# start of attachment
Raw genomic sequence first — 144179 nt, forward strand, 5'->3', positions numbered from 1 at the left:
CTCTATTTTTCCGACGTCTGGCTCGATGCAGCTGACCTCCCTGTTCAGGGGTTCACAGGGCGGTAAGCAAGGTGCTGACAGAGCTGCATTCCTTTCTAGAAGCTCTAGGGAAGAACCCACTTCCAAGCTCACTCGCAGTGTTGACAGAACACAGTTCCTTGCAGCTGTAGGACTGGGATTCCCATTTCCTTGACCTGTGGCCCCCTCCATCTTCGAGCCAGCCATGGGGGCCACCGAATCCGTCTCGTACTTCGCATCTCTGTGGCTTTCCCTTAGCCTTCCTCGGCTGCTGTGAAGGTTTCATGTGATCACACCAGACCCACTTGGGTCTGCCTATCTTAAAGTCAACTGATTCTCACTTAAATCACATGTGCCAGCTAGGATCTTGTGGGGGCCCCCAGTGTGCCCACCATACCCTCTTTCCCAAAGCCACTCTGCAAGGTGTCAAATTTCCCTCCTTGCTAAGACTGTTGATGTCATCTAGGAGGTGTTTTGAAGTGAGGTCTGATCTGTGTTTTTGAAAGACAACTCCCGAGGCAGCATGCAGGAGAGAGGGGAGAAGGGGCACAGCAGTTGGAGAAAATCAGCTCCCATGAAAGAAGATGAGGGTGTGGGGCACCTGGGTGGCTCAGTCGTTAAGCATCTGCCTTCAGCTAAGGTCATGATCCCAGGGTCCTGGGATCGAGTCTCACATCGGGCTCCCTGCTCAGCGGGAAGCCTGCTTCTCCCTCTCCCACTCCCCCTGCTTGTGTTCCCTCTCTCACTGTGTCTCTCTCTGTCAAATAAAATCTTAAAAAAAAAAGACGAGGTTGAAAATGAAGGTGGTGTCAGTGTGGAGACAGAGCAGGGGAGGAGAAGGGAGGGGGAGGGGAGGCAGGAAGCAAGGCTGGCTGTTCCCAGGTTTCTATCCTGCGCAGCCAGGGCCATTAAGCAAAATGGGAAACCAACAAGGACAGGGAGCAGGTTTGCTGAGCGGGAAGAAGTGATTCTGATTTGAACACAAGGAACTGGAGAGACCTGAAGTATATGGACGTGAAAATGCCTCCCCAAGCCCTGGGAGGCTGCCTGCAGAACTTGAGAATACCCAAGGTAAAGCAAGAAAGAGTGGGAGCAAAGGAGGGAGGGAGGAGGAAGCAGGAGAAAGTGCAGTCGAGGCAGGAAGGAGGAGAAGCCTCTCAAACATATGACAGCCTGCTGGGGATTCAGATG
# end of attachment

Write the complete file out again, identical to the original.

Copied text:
Raw genomic sequence first — 144179 nt, forward strand, 5'->3', positions numbered from 1 at the left:
CTCTATTTTTCCGACGTCTGGCTCGATGCAGCTGACCTCCCTGTTCAGGGGTTCACAGGGCGGTAAGCAAGGTGCTGACAGAGCTGCATTCCTTTCTAGAAGCTCTAGGGAAGAACCCACTTCCAAGCTCACTCGCAGTGTTGACAGAACACAGTTCCTTGCAGCTGTAGGACTGGGATTCCCATTTCCTTGACCTGTGGCCCCCTCCATCTTCGAGCCAGCCATGGGGGCCACCGAATCCGTCTCGTACTTCGCATCTCTGTGGCTTTCCCTTAGCCTTCCTCGGCTGCTGTGAAGGTTTCATGTGATCACACCAGACCCACTTGGGTCTGCCTATCTTAAAGTCAACTGATTCTCACTTAAATCACATGTGCCAGCTAGGATCTTGTGGGGGCCCCCAGTGTGCCCACCATACCCTCTTTCCCAAAGCCACTCTGCAAGGTGTCAAATTTCCCTCCTTGCTAAGACTGTTGATGTCATCTAGGAGGTGTTTTGAAGTGAGGTCTGATCTGTGTTTTTGAAAGACAACTCCCGAGGCAGCATGCAGGAGAGAGGGGAGAAGGGGCACAGCAGTTGGAGAAAATCAGCTCCCATGAAAGAAGATGAGGGTGTGGGGCACCTGGGTGGCTCAGTCGTTAAGCATCTGCCTTCAGCTAAGGTCATGATCCCAGGGTCCTGGGATCGAGTCTCACATCGGGCTCCCTGCTCAGCGGGAAGCCTGCTTCTCCCTCTCCCACTCCCCCTGCTTGTGTTCCCTCTCTCACTGTGTCTCTCTCTGTCAAATAAAATCTTAAAAAAAAAAGACGAGGTTGAAAATGAAGGTGGTGTCAGTGTGGAGACAGAGCAGGGGAGGAGAAGGGAGGGGGAGGGGAGGCAGGAAGCAAGGCTGGCTGTTCCCAGGTTTCTATCCTGCGCAGCCAGGGCCATTAAGCAAAATGGGAAACCAACAAGGACAGGGAGCAGGTTTGCTGAGCGGGAAGAAGTGATTCTGATTTGAACACAAGGAACTGGAGAGACCTGAAGTATATGGACGTGAAAATGCCTCCCCAAGCCCTGGGAGGCTGCCTGCAGAACTTGAGAATACCCAAGGTAAAGCAAGAAAGAGTGGGAGCAAAGGAGGGAGGGAGGAGGAAGCAGGAGAAAGTGCAGTCGAGGCAGGAAGGAGGAGAAGCCTCTCAAACATATGACAGCCTGCTGGGGATTCAGATG